Trip of a lifetime: Ireland’s Dingle Peninsula, Part 2

Part 2 of two parts. You can read Part 1 here.

As readers of the Part 1 report could see, we could view much of the local beauty and changing weather from our windows and grounds. The cattle would come by on their rounds of the meadow. Magpies and other birds were aloft, and almost every morning one or two rabbits ran down the drive. We had been supplied with enough provisions, and when once again in Ireland, I remembered that I prefer tea.

Still we knew there was even more to see beyond our view.  In his report on the Dingle Peninsula (available via the downloadable Rick Steves Audio Europe app here), Rick Steves promised scenery and the signs of Ireland’s heritage — some thousands of years old. The Irish were frequently invaded but not fully colonized, and the saying was that the invaders “became more Irish than the Irish.” We already had seen a reminder of more recent history from our side yard, Mount Eagle (just over 500 meters), where American pilot Charles Lindbergh was believed to have begun to traverse Irish land en route to Paris. Irish mountains are not as mighty as even the Olympics, and national parks are usually former estates.

View of Northern side of the peninsula, near Bally Ferriter.
A fallen Celtic stone in an old graveyard near Fiontra.

We started to walk to the town nearest to us — Ventry — and its beach, and even three miles over the spine of the peninsula to another town — Ballyferriter — presented us with a whole new set of views. Dingle required a cab ride since the usually serviceable national bus schedule was stringently pared back. Much of the town was shut down, but with nicer weather, there were quite a bunch of domestic tourists, many lining up to take a boat ride to see Fungie the dolphin (guaranteed or your fare is returned) but I settled for the dolphin’s statue. It was more relaxed to return to near Ventry.

A cluster of ancient beehive huts.

Then for all but our last day, our son came to stay, with the ideal of a separate two-bedroom apartment attached. Our grandsons had more indoors space than in their Cork apartment (the family is now seeking a house) and they didn’t have to go to a playground for space to run and use soccer balls and frisbees outside. And with the aid of my son’s car, half of us at a time could roam farther. I gladly went around the peninsula three times, seeing views that were on a par with Big Sur, and stopping at ancient sites such as earthen ring forts, cliffside rock forts and nearby beehive huts, and culminating in the Gallarus oratory, built watertight without mortar in the 7th century with its signature upturned boat-hull shape.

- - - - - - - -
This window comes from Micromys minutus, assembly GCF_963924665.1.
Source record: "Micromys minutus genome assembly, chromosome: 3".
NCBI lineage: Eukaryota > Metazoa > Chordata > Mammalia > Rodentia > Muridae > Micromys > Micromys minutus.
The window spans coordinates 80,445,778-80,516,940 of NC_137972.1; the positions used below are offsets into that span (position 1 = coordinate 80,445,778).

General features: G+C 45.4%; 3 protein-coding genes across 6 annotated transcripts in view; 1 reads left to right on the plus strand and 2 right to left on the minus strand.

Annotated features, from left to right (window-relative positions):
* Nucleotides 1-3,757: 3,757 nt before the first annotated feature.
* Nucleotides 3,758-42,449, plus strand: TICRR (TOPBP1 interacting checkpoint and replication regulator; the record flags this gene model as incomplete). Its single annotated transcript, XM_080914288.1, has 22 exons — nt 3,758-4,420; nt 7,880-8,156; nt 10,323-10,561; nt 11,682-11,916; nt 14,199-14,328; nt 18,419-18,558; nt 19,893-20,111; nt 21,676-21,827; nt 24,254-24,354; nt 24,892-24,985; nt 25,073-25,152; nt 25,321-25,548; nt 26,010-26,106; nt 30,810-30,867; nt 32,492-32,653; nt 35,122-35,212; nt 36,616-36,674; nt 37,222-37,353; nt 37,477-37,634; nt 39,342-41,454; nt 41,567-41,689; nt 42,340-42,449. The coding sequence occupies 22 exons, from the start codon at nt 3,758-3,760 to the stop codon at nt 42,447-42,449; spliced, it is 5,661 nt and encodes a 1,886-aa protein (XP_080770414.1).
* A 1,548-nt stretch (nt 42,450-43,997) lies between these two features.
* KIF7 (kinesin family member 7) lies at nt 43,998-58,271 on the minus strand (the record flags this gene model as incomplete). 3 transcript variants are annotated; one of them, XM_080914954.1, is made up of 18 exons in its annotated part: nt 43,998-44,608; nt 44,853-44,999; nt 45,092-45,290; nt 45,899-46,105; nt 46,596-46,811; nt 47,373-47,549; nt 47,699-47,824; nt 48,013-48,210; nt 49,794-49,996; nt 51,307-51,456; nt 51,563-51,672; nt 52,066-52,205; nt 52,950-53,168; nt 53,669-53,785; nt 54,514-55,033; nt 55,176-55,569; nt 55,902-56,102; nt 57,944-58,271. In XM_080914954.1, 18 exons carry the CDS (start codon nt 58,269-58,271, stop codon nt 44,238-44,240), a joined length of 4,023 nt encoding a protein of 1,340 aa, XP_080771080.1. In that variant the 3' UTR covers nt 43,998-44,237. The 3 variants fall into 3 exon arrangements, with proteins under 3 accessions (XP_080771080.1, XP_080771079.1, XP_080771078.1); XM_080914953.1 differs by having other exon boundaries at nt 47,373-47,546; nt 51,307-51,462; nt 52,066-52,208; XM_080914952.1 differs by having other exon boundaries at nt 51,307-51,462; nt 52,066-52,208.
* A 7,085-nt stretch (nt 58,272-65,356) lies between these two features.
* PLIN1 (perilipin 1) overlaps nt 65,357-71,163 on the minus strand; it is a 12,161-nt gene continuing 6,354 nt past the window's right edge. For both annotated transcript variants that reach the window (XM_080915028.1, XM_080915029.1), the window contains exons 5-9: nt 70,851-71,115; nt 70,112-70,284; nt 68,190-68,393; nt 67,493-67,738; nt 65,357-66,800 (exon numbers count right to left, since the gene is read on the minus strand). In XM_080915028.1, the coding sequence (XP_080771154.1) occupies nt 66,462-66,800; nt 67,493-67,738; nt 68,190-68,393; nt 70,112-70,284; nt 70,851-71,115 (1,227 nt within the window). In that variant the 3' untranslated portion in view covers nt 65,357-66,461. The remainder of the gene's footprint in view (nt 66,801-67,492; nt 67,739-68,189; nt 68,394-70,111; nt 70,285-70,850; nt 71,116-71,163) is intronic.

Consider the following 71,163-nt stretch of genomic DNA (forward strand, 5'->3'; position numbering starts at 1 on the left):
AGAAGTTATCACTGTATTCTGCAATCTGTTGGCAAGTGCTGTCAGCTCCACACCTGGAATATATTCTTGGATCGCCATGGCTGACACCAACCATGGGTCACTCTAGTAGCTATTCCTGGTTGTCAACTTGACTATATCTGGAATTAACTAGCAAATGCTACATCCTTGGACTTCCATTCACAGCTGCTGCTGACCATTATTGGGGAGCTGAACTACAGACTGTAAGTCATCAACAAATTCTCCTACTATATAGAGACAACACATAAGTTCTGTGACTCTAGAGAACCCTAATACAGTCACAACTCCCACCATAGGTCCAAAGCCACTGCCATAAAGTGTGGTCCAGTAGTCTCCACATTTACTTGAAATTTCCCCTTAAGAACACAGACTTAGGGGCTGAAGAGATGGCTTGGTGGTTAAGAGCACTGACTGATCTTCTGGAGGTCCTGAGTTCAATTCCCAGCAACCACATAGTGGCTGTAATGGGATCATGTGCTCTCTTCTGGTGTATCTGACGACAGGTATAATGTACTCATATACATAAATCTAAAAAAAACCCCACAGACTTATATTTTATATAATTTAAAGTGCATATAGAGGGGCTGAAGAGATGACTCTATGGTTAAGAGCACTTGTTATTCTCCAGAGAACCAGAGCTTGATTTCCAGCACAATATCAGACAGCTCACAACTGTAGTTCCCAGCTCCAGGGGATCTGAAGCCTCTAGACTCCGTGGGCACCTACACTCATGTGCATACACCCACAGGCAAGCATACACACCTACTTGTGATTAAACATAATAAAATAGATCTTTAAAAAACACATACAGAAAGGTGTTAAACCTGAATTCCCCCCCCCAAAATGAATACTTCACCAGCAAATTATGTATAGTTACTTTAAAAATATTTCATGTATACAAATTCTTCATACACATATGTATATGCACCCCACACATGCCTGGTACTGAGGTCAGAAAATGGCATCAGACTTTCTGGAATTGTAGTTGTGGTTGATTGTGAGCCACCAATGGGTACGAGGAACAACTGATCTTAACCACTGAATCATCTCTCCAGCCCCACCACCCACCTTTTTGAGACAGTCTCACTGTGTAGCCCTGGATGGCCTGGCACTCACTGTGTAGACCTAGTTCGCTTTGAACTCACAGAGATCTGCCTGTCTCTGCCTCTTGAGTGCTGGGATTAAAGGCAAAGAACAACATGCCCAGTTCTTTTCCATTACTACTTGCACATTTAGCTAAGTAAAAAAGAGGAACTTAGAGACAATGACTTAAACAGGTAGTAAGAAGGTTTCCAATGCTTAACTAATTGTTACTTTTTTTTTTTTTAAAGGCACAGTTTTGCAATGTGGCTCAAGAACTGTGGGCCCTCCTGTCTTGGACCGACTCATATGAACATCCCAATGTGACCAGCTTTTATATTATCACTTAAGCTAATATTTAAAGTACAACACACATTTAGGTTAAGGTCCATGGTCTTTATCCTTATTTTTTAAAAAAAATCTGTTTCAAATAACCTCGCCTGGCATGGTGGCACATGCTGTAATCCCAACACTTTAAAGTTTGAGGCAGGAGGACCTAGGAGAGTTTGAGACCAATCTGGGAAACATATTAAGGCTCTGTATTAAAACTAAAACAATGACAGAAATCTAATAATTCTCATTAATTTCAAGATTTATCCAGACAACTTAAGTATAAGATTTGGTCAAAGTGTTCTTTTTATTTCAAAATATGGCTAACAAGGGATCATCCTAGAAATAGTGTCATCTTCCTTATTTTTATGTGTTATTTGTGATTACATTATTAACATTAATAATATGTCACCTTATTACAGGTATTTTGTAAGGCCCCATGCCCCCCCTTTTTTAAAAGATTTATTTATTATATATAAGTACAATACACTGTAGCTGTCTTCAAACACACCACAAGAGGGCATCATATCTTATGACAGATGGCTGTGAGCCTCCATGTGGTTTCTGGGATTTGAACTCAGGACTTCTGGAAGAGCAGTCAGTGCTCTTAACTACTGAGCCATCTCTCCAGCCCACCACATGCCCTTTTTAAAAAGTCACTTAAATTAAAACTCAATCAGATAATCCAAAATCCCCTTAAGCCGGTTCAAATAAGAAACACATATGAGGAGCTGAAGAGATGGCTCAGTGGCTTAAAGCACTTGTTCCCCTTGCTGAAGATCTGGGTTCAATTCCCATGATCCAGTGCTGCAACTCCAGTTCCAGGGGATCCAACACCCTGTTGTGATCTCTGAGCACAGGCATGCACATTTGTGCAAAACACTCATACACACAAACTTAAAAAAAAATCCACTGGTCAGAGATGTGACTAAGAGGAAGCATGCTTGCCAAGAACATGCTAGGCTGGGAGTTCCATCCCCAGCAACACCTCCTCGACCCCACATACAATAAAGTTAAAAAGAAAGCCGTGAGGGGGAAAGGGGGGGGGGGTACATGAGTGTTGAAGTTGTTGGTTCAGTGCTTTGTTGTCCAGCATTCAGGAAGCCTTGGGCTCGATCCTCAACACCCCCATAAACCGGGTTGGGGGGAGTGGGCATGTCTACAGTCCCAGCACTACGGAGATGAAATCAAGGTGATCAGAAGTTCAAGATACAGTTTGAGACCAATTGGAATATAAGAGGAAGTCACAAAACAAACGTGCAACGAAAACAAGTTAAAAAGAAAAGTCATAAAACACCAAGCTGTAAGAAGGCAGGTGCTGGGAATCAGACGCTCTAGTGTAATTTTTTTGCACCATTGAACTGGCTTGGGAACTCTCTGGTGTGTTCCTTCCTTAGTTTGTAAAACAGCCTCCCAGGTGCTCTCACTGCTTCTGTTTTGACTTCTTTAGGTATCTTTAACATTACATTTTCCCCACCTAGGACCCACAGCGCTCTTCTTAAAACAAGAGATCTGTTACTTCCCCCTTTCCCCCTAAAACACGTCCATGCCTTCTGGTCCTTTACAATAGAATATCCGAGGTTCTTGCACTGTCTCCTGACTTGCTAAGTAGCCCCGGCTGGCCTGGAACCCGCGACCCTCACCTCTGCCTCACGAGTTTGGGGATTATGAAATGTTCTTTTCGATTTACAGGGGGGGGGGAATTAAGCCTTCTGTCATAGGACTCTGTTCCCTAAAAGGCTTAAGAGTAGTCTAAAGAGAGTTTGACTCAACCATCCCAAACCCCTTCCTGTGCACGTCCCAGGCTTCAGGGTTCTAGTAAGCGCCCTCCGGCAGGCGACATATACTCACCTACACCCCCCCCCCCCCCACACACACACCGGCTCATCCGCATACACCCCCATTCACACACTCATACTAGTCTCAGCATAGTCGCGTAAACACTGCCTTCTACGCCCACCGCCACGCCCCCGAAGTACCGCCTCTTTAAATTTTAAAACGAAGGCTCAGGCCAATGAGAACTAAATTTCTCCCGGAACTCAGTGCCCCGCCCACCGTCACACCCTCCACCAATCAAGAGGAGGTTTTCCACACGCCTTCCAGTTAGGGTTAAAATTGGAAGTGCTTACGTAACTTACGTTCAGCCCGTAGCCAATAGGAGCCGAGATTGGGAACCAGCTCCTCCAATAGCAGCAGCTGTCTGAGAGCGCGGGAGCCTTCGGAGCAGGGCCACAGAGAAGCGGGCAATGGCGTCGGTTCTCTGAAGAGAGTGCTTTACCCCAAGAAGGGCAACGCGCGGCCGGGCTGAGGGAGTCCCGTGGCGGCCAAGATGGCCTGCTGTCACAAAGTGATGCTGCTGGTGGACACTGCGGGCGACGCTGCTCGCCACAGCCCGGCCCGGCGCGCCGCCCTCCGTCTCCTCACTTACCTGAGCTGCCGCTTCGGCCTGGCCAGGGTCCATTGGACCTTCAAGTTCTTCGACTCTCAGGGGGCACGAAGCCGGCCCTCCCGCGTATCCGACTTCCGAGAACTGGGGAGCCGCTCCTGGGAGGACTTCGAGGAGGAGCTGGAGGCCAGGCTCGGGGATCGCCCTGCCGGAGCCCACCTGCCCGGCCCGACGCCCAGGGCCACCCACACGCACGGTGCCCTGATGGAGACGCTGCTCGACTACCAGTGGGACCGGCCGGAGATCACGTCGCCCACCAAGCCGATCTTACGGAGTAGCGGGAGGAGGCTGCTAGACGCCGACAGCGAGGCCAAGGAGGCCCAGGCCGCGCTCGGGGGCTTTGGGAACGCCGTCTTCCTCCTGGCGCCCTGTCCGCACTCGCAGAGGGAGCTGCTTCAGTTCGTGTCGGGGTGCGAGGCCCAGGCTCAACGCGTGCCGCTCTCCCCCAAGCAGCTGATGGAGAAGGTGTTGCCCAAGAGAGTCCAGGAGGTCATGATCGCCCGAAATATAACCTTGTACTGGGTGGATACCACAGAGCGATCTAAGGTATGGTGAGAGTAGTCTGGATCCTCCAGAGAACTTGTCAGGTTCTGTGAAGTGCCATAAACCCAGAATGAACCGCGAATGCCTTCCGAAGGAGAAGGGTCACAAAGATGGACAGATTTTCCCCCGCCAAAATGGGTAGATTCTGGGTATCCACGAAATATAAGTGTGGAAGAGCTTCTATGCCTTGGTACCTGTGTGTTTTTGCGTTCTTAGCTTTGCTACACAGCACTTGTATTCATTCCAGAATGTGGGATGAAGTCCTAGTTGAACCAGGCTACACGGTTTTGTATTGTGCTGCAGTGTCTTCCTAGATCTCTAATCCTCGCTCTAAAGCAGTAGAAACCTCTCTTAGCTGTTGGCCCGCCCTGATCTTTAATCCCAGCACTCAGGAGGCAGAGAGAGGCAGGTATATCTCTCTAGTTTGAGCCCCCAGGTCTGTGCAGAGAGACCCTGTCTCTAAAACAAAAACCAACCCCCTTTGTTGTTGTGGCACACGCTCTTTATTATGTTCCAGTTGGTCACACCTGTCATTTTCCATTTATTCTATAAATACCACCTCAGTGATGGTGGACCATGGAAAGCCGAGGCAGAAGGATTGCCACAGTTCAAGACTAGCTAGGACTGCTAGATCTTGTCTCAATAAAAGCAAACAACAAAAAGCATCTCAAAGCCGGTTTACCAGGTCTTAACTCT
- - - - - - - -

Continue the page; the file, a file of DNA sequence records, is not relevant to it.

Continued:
But to me the highlight was a sidetrack to the Blasket Center, which honors the isolated people who lived on those offshore islands until 1954. The building is informative and impressive, but the views from its viewing platform shows not only the close-in Great Blasket Island,  but beyond that the ultimate isolation of the conical Skellig Michael, occupied by monks for over 400 years until about 1200 A.D. I’m beyond the point of trying to get there, but my son will — hopefully — after his two weather-thwarted attempts. I was among many non-fans of the recent Star Wars filming there, and the general outcry caused the next film to be shot on the mainland. But the locals will teach you how to say “May the Force be with you!” in Gaeilge. (Incidentally, two major Hollywood movies were filmed here, Tom Cruise’s Far and Away and the earlier Ryan’s Daughter.

These days of exploration were almost too rich with imagery and reflections to absorb, so we retreated our last few day to staying local, on the beach, and once again just gazing at the hills and sky. I can firmly assure that my wife Mary Ellen and I realize fully that being with our son’s family and just being in this mystical locale was the blessing of a lifetime and the final rainbow at our lane seemed to confirm that notion.

May the road rise up to meet all of you, and may you soon get to your special destinations,

— By Kevin O’Keeffe

4 Replies to “Trip of a lifetime: Ireland’s Dingle Peninsula, Part 2”

  1. Thank you for showing us such a beautiful spot. My ancestors came to America from Ireland during the time of the Great Hunger in the 1840s and then in the 1890s. It was painful to leave and my grandmother never talked about it.
    I am still learning about the history where in the 1800s almost half of the 7,000,000 Irish left Ireland or died from diseases caused by their difficult lives.

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  2. Thank you, Kevin, for the wonderful travel story of your most recent trip to Ireland and the Dingle Peninsula. Wonderful descriptions and what a blessing to be with your son and family! ❤️ you and Mary Ellen.
    Love, Bonnie

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